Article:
Santa Barbara is set to weather the storm
In a recent blog, I asked, “Are you ready for El Niño?” While the impact of this winter’s El Niño forecast remains uncertain, many of us in Santa Barbara are ready for whatever comes our way. Some residents are busy clearing out drains, placing sandbags strategically around their homes, and adding flood insurance to their homeowner policy. National Public Radio affiliate KCRW spoke with local residents and officials regarding their plans for wet skies, heavy winds and strong seas reportedly coming our way. Here are a few of the stories:
- The Santa Barbara Harbor
Santa Barbara Harbor Operations Manager Mick Kronman is preparing the harbor for predicted strong El Niño weather. “The major concern comes from the sea, not from the sky. The big problem is gale force winds and huge tides.” He says one of the scary parts about big swells in the winter is the ‘lookie-loos’ who come down to watch the waves along the breakwater. We had signs up a few years ago. A few people got washed right over the railing and onto the rocks,” Kronman says. “Harbor Patrol will be prepared to undertake ocean rescue if it needs to.”
- Local Homeless
Tamme Dishion, a volunteer with the Santa Barbara Rescue Mission, says the homeless should prepare for the El Niño weather well before it hits. “You need tarps, certain kinds of foods, more than one blanket, flashlights, a radio, things you don’t think about until you need them in the moment. It’s hard to find a covered spot to sleep. Those who can’t make it to a warming shelter use awnings, vans, tents, and cardboard to stay as warm and dry as possible. It’s hard when it rains; it really is,” she says. “It makes you think about your life a little bit more.”
- The Sand Berm
Jill Van Wie, manager of capital projects for Santa Barbara County’s Parks Division, has been involved in constructing the winter sand berm from the Goleta Pier to the eastern edge of UCSB’s campus. The 8-foot-tall wall of 23,000 cubic yards of sand stretches a half-mile. The berm was built in early December after the county received a permit from the California Coastal Commission. But, unanticipated high tides and strong swells washed parts of it away. “The berm has done an excellent job of protecting the beach, but it gave us a glimpse of what likely will happen in an even stronger capacity in the coming months,” says Van Wie, who thinks the county may have to consider stronger installations, like geotextile bags.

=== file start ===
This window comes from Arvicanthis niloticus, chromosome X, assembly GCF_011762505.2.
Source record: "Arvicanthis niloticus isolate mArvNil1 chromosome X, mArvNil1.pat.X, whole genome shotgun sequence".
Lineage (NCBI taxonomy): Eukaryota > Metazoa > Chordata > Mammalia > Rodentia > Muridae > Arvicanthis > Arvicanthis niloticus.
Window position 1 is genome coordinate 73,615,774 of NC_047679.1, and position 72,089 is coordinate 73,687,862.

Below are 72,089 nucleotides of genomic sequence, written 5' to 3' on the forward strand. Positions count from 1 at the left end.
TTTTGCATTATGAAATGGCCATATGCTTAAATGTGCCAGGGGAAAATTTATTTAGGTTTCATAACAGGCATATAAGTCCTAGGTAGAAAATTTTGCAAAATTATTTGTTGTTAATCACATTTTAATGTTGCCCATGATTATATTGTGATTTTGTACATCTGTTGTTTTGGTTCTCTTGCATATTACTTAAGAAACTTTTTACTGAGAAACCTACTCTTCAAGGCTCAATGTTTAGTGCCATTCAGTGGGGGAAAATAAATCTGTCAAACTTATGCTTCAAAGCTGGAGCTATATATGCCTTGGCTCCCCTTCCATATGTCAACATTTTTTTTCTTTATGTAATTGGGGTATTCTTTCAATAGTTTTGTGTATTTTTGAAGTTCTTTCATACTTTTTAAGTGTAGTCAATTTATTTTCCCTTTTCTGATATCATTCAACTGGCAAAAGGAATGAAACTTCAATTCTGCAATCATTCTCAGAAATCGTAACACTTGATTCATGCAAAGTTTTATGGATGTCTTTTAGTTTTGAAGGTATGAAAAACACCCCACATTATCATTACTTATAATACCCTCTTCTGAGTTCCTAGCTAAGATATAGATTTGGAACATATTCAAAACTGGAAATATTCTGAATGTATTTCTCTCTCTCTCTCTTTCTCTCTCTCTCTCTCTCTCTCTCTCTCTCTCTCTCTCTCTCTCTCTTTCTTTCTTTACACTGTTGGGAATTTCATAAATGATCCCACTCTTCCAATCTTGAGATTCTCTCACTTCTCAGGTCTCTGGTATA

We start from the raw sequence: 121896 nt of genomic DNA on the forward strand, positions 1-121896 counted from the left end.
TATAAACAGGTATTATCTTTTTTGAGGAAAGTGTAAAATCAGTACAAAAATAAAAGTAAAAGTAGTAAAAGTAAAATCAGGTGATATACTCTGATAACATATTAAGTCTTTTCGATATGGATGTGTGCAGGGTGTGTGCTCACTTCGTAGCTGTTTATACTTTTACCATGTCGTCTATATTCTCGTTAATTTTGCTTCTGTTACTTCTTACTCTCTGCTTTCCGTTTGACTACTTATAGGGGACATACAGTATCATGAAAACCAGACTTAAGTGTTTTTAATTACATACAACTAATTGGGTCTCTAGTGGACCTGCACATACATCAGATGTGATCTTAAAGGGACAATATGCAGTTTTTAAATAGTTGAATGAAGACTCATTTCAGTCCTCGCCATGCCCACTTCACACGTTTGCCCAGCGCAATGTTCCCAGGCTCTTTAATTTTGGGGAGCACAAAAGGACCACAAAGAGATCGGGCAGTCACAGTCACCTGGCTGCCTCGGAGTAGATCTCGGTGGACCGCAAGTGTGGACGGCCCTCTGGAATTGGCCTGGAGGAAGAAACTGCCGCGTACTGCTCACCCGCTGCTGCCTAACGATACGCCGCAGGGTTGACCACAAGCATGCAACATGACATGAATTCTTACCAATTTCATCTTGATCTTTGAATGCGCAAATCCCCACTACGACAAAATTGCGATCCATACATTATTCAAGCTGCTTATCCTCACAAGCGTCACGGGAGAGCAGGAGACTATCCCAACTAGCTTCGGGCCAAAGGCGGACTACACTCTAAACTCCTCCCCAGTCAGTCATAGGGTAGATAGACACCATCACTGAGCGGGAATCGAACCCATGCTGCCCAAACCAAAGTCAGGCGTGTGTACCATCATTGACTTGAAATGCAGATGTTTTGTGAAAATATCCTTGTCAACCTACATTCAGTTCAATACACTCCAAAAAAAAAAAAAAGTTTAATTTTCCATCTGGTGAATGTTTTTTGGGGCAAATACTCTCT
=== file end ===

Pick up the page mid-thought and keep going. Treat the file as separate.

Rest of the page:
I hope reading this blog gives you some food for thought about the coming El Niño. Please keep in mind I offer my clients an extensive list of resources that may come in handy this winter. It includes building contractors, service professionals, insurance specialists and more. I don’t just sell homes, I’m my clients’ virtual concierge when it comes to real estate-related needs in Montecito, Hope Ranch or any of Santa Barbara’s upscale communities. Just call me at 805.886.9378 or email me at Cristal@montecito-estate.com and let me put my market knowledge, contacts and winning strategy to work for you.